Tim Bryant was a Mosquito. During the Korean War he served as a forward observer for the Air Force. He called in air strikes on the enemy with the help of a pilot in a World War II single-engine, two-seat T-6 training plane and a radio.
Long before Bryant arrived in Korea, Air Force units with forward observers that worked with T-6 pilots were called “Mosquitoes.” “We were named Mosquitoes by North Korean troops because our T-6s were always buzzing around them overhead like a mosquito looking for the enemy,” he said. “That was early in the war.”
Bryant, a staff sergeant in those days, served as a radio repairman on the three-man observer team. Another sergeant, handled the radio. A pilot who was a lieutenant, was in charge. Together with the sergeants the trio was sent to the front lines in two Jeeps. The radio equipment filled one and the second Jeep provided transportation for the other two men.
“My unit, the 6142 Tactical Air Control Group supported all the Republic of Korea divisions serving in Korea. The three men in my group were attached to the 7th ROK at Chun Chon, south of the DMZ (Demilitarized Zone),” the 78-year-old Oyster Creek resident who lives in Englewood said.
The way it worked, a T-6 would take to the air with a pilot in the front seat and a Korean observer, or someone who knew the area, in the rear. If the spotter found a target it was marked with a white phosphorus rocket fired from the spotter plane. The T-6 pilot notified the observers on the ground who plotted the exact location of the enemy and called in tactical air support.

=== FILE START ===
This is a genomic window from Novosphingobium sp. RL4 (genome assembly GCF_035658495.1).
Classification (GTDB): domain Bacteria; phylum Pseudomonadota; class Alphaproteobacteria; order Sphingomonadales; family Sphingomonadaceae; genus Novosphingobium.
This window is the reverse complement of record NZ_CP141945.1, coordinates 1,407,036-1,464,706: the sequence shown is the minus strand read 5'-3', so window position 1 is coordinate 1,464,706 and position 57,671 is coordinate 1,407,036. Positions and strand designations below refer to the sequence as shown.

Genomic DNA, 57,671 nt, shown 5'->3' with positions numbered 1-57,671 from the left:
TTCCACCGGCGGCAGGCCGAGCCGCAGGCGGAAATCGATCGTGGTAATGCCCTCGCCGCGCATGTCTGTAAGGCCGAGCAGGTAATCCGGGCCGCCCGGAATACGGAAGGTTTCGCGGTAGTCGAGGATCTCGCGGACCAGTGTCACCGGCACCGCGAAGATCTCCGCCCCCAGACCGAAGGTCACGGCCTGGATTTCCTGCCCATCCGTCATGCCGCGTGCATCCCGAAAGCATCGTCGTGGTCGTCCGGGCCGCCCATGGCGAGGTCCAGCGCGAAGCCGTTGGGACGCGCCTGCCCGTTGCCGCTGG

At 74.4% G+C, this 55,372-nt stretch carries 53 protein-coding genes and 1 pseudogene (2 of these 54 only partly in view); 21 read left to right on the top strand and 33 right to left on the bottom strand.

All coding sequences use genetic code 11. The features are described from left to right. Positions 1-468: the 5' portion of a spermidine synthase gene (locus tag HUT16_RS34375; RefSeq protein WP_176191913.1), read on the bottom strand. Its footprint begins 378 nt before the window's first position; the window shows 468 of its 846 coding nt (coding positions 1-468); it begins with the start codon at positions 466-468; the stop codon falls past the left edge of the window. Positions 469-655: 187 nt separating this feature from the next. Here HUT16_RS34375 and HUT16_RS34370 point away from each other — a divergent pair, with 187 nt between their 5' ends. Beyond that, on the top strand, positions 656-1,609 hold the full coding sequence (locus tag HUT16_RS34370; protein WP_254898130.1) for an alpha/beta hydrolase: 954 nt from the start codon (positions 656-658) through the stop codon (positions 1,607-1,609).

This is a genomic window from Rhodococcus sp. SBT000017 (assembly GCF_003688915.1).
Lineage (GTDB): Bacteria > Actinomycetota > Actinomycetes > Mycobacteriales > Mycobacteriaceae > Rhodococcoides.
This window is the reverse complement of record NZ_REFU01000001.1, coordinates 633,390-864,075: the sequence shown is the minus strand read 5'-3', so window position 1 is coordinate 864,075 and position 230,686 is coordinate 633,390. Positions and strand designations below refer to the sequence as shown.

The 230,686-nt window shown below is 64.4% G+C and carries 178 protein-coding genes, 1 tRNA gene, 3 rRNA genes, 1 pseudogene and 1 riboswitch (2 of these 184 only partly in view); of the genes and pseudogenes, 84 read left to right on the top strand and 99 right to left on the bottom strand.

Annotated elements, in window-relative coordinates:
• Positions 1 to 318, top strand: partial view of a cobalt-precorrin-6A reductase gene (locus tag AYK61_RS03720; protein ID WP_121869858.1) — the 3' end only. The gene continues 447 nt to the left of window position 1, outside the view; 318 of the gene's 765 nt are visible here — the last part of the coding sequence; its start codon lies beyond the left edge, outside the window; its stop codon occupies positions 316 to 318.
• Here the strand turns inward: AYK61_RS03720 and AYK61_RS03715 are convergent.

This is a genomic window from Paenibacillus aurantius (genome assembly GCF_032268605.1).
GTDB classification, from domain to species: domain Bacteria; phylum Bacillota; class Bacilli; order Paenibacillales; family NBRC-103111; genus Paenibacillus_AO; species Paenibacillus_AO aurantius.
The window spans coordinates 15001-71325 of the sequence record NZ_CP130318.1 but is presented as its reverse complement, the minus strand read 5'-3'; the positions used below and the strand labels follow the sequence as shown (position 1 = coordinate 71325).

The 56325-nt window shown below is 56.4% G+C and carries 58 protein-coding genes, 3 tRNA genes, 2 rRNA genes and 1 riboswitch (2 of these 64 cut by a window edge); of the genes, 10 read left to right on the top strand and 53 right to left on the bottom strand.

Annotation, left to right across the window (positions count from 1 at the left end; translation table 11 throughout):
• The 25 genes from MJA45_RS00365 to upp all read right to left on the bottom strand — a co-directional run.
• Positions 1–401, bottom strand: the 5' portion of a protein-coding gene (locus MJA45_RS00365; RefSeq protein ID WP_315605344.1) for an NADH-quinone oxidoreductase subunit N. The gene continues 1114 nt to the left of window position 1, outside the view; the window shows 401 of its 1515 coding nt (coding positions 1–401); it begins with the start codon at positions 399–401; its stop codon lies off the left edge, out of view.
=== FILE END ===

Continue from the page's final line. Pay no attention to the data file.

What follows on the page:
“We’d talk directly to the strike planes who usually were Navy carrier pilots. Most of the time they’d fly in and drop napalm on the Chinese and North Koreans,” Bryant said. “The T-6s were so effective, sometimes when they’d fly over the enemy troops would surrender because they knew napalm was coming next.”
When Bryant arrived in Korea in January of 1953 he stepped off a plane into 20 below zero weather and a war that was still very much alive even though the fighting would stop on July 27. In June the North Koreans and the Chinese overran the 10th ROK Division up along the DMZ next to the 7th ROK Division he and his outfit were supporting. This happened a month before the shooting stopped.
“I got word from a Korean officer that four Chinese tanks were out in the open in front of the 7th Division along the DMZ. This officer asked me, ‘Can you get me an air strike now!’
“I was just an Airman 2nd, but I got the coordinates and called in an air strike on the tanks. The four Navy pilots who flew the strike were going crazy because it wasn’t often they got to shoot at something like this,” he said. “The T-6 pilot who watched the strike called me back and said they got three of the four tanks. I just wonder how much guff the pilot who missed the fourth tank got?”
One time Bryant and his unit were called to a particular segment of the DMZ and told to coordinate the strike. Instead of planes a ship was called in to do the job.